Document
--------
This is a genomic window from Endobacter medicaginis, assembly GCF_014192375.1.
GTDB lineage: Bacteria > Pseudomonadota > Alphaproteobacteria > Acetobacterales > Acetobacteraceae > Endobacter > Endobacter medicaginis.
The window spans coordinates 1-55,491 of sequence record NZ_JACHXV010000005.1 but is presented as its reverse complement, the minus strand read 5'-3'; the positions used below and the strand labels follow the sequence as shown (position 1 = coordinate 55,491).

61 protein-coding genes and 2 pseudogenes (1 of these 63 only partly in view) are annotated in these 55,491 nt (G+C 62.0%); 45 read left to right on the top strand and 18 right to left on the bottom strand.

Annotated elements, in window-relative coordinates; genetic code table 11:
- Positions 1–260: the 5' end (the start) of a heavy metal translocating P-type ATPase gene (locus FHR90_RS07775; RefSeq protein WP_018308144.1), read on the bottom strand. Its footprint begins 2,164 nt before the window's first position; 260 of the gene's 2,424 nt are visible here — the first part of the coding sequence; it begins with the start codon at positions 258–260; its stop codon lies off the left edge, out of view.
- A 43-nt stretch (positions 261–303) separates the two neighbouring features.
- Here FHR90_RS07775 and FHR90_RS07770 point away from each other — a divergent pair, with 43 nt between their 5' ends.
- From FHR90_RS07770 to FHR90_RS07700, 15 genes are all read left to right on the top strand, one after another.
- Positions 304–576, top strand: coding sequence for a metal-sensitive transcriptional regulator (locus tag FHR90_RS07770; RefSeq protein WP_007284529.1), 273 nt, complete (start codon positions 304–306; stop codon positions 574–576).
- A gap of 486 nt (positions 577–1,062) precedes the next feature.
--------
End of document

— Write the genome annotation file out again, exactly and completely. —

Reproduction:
This is a genomic window from Endobacter medicaginis, assembly GCF_014192375.1.
GTDB lineage: Bacteria > Pseudomonadota > Alphaproteobacteria > Acetobacterales > Acetobacteraceae > Endobacter > Endobacter medicaginis.
The window spans coordinates 1-55,491 of sequence record NZ_JACHXV010000005.1 but is presented as its reverse complement, the minus strand read 5'-3'; the positions used below and the strand labels follow the sequence as shown (position 1 = coordinate 55,491).

61 protein-coding genes and 2 pseudogenes (1 of these 63 only partly in view) are annotated in these 55,491 nt (G+C 62.0%); 45 read left to right on the top strand and 18 right to left on the bottom strand.

Annotated elements, in window-relative coordinates; genetic code table 11:
- Positions 1–260: the 5' end (the start) of a heavy metal translocating P-type ATPase gene (locus FHR90_RS07775; RefSeq protein WP_018308144.1), read on the bottom strand. Its footprint begins 2,164 nt before the window's first position; 260 of the gene's 2,424 nt are visible here — the first part of the coding sequence; it begins with the start codon at positions 258–260; its stop codon lies off the left edge, out of view.
- A 43-nt stretch (positions 261–303) separates the two neighbouring features.
- Here FHR90_RS07775 and FHR90_RS07770 point away from each other — a divergent pair, with 43 nt between their 5' ends.
- From FHR90_RS07770 to FHR90_RS07700, 15 genes are all read left to right on the top strand, one after another.
- Positions 304–576, top strand: coding sequence for a metal-sensitive transcriptional regulator (locus tag FHR90_RS07770; RefSeq protein WP_007284529.1), 273 nt, complete (start codon positions 304–306; stop codon positions 574–576).
- A gap of 486 nt (positions 577–1,062) precedes the next feature.